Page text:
AN OVERVIEW OF SN CABOOSES
NORTH END CABOOSE CARS
The earliest cabooses were numbered 601-604, and presumably were all similar side-door types. The first two had earlier been rebuilt as boxcars using ex-Oregon Short Line flatcars in 1906 at the Diamond Match Company shops. Whether they were used as boxcars only for construction, or actually served as revenue cars, is not known. Within a few years they were rebuilt again as cabooses. The fate of 601 is not known, but it was off the roster by the early 1920s. Caboose 602 was wrecked and retired in 1916.
The pedigree of cabooses 603 and 604 is not known. The common story is that they were rebuilt from ex-Southern Pacific boxcars of 1890 vintage, and a photo of such boxcars in Swett's CARS OF SACRAMENTO NORTHERN seems to show SP design features. Differences in weight and length suggest they were not built from OSL flatcars like 601-602. In early 1921 they were renumbered SNRR 1603 and 1604. Both were retired and scrapped in December 1941.
Northern Electric's "standard" cabooses were five conventional cars with a 34' 10" length and bodies about 28 feet long. The first was built in 1917 and was originally numbered NERY 623. Not surprisingly with its late appearance on the Northern Electric, only one picture of this car in NE lettering is known (Swett, SACRAMENTO NORTHERN, page 39). This car was built in the Chico shops, and was not an ex-WP car as Swett claims elsewhere. The new caboose reused the number of an early ex-SP maintenance-of-way boxcar, which suggests a possible rebuild, though there probably wasn't much reused beyond the trucks, brakes and truss rods. In early 1921, NE 623 became SNRR 605. Two more cars of this type were built by Pacific Car & Foundry at South San Francisco in 1920 as SNRR 606-607. These three cars were renumbered as 1605-1607 by mid-1921. Two additional cars of this design, SNRY 1610 and 1611, were built by the railroad in 1928 as part of the capital improvements connected with the new Holland Branch. Caboose 1610 rode on arch bar trucks with spoked wheels, probably salvaged from some passenger car.
Cabooses 1605 and 1606 were scrapped in 1948, with 1607 following in 1954. At some point late in its active career, 1611 had its arch bars replaced with Andrews trucks. This probably happened in late 1954 or early 1955, the same period when many SN wooden boxcars were also re-equipped with Andrews trucks. Finally, 1610 and 1611 were both retired in 1956. SN 1611 was sold to railfan Hal Wilmunder and was used for crew quarters on his Camino, Cable & Northern tourist line in the 1960s. When that venture folded, the car was sold off as a vacation cabin. It was reported to have been set up in Pleasant Valley, near Placerville, but its present status is unknown.
Baggage car/caboose 1201 and combine 1202 were purchased from the Ocean Shore Railroad in 1921 and converted to cabooses 1608 and 1609. The first, a former Las Vegas & Tonopah Railroad car, was 45-feet over the platforms, lacked a clerstory or cupola, and had two baggage doors per side. The SNRR is known to have operated the car in this condition for a while. Later the baggage doors were filled in with tongue-and-groove siding, three windows per side and a cupola were added. It remained in caboose service until 1948 when it was retired. Car 1609, which was over 50 feet long, was originally built for the Corvallis & Eastern as an classic wooden clerstory combine. When the SNRR shops were through with it, the car looked something like a mid-western drovers caboose with a baggage door, 13 windows on each side, and a cupola on an arched roof. The car retained its original 8-foot wheelbase passenger trucks. It became foreman's car MW 51 in 1940. At that time, five windows on each side and the baggage doors were filled in. The car remained in maintenance service until burned for scrap at Moraga in 1957.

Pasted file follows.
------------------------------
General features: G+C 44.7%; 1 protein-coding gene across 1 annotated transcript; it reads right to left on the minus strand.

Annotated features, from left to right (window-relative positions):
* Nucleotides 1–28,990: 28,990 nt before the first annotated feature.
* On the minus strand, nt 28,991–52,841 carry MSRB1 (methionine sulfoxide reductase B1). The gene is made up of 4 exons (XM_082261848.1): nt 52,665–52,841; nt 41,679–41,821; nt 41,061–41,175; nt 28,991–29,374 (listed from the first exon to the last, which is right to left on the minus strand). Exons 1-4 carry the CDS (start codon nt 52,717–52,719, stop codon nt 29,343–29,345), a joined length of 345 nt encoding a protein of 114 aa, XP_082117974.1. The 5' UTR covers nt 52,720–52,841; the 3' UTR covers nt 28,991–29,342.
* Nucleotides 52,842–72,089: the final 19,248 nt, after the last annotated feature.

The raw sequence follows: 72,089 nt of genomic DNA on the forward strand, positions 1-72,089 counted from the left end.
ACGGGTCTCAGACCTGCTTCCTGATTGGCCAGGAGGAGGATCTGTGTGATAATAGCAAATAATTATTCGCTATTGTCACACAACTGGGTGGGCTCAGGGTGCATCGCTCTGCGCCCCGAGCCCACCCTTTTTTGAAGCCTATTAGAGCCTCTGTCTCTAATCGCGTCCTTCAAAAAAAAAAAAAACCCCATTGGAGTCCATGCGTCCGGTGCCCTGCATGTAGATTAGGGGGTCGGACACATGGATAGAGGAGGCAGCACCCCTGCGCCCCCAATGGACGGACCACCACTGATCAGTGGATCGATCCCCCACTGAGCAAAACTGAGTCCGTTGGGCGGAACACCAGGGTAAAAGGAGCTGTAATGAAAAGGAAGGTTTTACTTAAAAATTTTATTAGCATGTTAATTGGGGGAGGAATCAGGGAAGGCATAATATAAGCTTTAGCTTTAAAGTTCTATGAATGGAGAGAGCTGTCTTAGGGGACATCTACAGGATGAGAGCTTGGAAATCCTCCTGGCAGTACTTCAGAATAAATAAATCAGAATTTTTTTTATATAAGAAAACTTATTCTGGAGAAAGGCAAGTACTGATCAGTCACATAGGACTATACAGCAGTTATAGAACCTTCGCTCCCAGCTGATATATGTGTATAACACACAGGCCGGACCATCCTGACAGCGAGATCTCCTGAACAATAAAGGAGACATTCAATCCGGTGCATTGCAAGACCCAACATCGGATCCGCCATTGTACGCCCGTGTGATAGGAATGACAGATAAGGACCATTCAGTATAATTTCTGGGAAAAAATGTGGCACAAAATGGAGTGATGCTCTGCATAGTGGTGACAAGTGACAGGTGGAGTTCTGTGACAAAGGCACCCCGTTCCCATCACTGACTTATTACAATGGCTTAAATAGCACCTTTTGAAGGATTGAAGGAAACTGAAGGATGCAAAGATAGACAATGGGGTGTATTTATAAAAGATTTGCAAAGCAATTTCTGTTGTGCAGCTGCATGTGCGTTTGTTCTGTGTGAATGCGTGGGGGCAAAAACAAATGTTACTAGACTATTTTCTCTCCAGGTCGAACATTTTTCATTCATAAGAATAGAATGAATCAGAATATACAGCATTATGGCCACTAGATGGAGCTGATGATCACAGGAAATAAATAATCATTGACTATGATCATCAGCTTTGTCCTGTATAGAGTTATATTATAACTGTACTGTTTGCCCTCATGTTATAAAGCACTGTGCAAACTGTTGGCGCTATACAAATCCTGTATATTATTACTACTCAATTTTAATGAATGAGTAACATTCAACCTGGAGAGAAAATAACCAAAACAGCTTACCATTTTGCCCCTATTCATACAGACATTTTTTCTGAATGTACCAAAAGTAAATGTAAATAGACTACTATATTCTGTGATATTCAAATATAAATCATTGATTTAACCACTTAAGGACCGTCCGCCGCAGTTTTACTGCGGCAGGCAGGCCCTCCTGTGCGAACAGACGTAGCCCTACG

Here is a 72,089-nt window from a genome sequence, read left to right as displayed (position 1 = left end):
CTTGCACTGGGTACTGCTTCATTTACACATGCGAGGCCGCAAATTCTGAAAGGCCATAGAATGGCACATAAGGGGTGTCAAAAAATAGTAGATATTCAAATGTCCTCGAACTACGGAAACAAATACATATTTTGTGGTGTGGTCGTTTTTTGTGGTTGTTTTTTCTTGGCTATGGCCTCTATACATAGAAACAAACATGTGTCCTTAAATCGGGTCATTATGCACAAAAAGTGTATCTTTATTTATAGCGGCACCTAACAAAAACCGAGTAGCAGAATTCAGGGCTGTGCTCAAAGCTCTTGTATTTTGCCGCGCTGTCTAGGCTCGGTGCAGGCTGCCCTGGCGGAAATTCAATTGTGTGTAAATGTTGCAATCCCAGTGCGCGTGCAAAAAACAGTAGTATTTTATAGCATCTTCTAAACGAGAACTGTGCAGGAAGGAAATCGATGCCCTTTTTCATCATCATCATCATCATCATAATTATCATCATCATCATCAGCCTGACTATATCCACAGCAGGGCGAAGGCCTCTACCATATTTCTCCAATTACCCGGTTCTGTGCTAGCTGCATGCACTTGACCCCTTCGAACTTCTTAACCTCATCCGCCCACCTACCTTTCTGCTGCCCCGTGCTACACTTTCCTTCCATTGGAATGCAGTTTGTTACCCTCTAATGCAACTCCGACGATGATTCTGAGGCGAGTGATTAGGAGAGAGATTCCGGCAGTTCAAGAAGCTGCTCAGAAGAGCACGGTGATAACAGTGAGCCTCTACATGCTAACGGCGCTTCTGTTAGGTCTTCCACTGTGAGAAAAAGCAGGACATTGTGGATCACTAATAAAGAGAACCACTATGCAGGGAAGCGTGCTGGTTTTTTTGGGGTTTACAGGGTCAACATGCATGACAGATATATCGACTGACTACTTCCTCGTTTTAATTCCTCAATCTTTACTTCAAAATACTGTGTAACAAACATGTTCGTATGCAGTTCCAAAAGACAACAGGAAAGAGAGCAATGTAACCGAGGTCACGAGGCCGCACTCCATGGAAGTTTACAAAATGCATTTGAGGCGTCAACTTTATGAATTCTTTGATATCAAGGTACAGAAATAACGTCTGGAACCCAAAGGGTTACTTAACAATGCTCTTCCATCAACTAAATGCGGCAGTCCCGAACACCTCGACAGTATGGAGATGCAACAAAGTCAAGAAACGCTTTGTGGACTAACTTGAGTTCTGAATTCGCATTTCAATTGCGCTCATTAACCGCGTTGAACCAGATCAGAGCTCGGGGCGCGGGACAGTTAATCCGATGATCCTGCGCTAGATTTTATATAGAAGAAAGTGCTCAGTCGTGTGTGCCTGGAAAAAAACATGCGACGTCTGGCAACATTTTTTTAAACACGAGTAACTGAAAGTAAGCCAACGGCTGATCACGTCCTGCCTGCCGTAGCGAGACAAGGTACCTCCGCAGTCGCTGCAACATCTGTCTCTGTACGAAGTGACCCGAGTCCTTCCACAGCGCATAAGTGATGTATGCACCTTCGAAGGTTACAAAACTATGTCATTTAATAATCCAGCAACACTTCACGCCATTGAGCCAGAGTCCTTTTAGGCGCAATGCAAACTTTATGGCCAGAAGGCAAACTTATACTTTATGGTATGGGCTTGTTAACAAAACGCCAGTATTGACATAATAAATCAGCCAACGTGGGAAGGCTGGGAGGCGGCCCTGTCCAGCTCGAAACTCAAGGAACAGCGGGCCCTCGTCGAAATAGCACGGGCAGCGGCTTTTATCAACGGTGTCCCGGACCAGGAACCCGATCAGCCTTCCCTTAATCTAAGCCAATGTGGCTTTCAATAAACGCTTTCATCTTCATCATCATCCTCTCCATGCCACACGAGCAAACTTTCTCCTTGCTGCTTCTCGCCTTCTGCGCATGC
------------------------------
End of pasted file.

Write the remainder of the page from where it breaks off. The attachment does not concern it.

The final North End caboose was a makeshift affair. Needing a caboose for the isolated Vacaville-Willota Branch, the SN removed the electrical gear from streetcar 22 in 1928. It was apparently never renumbered. This car served until 1939 or 1940 when it became a tool shed on the Holland Branch.
SOUTH END CABOOSE CARS
The Oakland, Antioch & Eastern did not enjoy the same freight traffic levels as its northern connection, and had only three cabooses, all a mere 21 feet long. Despite their "bobber" length, all rode on pairs of arch-bar trucks, though there is some speculation that they might originally have been built with just four wheels. According to some records, all three came to the OA&E as used cars in 1913 from Pacific Car & Equipment Co. Other records claim the three cars were actually built new by PC&E for the OA&E.
Car 51 had end platforms, two windows per side, and no cupola. Only one photo of this car is known to exist, taken very early in its career, suggesting this might well have been the original appearance of all three cars in the group. It became SNRY 1612 with the 1929 merger and was retired in 1934.
Except for its very short length, caboose 52 was a typical side-door car without end platforms. It featured two small windows on one side of the door, and one window on the other. The roof was graced by a large cupola with three side windows. Caboose 52 was extensively rebuilt in the Oakland shops in 1922. Though there is no record of what changes were made, this probably was when the car was rebuilt to its side-door appearance. This car became SNRY 1613 in 1929, and served until scrapped in 1946.
The final OA&E caboose was 53. It was similar to caboose 51, with end platforms and two windows per side. Quite possibly it too lacked a cupola when first received in 1913. An early photo in the WRM archives shows this car, or caboose 51, with a very tall cupola. All other known pictures show 53 as having a shorter cupola similar to that of caboose 52. It was renumbered SNRY 1614 with the merger, and was retired in 1946. This car's short length and big cupola gave it a certain charm with railfans, and it was probably the most photographed of all SN cabooses.
POST-MERGER CABOOSE CARS